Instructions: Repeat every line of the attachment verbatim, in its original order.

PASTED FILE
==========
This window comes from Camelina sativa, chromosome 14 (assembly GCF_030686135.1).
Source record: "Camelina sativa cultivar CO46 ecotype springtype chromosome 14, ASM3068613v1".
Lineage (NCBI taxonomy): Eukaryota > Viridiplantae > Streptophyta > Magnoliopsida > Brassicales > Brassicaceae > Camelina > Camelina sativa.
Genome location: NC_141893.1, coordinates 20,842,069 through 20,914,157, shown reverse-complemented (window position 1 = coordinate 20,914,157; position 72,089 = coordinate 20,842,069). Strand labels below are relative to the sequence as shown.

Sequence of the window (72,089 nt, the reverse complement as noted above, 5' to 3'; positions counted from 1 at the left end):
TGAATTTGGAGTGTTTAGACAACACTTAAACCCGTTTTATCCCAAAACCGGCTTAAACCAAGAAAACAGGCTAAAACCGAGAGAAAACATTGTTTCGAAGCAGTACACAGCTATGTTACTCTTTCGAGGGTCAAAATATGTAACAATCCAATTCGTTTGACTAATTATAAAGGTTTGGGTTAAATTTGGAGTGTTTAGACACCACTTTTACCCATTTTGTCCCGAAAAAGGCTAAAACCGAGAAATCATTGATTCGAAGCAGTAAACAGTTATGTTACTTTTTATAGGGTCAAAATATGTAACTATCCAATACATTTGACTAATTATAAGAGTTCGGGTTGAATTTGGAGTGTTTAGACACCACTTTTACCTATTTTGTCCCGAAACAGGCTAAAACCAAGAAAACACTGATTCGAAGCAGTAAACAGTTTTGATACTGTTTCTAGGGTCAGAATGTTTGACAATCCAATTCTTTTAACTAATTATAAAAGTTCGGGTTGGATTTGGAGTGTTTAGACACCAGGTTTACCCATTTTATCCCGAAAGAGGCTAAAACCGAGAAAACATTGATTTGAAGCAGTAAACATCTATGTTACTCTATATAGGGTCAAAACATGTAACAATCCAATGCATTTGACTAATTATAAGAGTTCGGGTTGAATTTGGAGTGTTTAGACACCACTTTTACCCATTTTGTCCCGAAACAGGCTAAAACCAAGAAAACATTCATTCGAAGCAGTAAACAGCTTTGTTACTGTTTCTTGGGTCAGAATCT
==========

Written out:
This window comes from Camelina sativa, chromosome 14 (assembly GCF_030686135.1).
Source record: "Camelina sativa cultivar CO46 ecotype springtype chromosome 14, ASM3068613v1".
Lineage (NCBI taxonomy): Eukaryota > Viridiplantae > Streptophyta > Magnoliopsida > Brassicales > Brassicaceae > Camelina > Camelina sativa.
Genome location: NC_141893.1, coordinates 20,842,069 through 20,914,157, shown reverse-complemented (window position 1 = coordinate 20,914,157; position 72,089 = coordinate 20,842,069). Strand labels below are relative to the sequence as shown.

Sequence of the window (72,089 nt, the reverse complement as noted above, 5' to 3'; positions counted from 1 at the left end):
TGAATTTGGAGTGTTTAGACAACACTTAAACCCGTTTTATCCCAAAACCGGCTTAAACCAAGAAAACAGGCTAAAACCGAGAGAAAACATTGTTTCGAAGCAGTACACAGCTATGTTACTCTTTCGAGGGTCAAAATATGTAACAATCCAATTCGTTTGACTAATTATAAAGGTTTGGGTTAAATTTGGAGTGTTTAGACACCACTTTTACCCATTTTGTCCCGAAAAAGGCTAAAACCGAGAAATCATTGATTCGAAGCAGTAAACAGTTATGTTACTTTTTATAGGGTCAAAATATGTAACTATCCAATACATTTGACTAATTATAAGAGTTCGGGTTGAATTTGGAGTGTTTAGACACCACTTTTACCTATTTTGTCCCGAAACAGGCTAAAACCAAGAAAACACTGATTCGAAGCAGTAAACAGTTTTGATACTGTTTCTAGGGTCAGAATGTTTGACAATCCAATTCTTTTAACTAATTATAAAAGTTCGGGTTGGATTTGGAGTGTTTAGACACCAGGTTTACCCATTTTATCCCGAAAGAGGCTAAAACCGAGAAAACATTGATTTGAAGCAGTAAACATCTATGTTACTCTATATAGGGTCAAAACATGTAACAATCCAATGCATTTGACTAATTATAAGAGTTCGGGTTGAATTTGGAGTGTTTAGACACCACTTTTACCCATTTTGTCCCGAAACAGGCTAAAACCAAGAAAACATTCATTCGAAGCAGTAAACAGCTTTGTTACTGTTTCTTGGGTCAGAATCT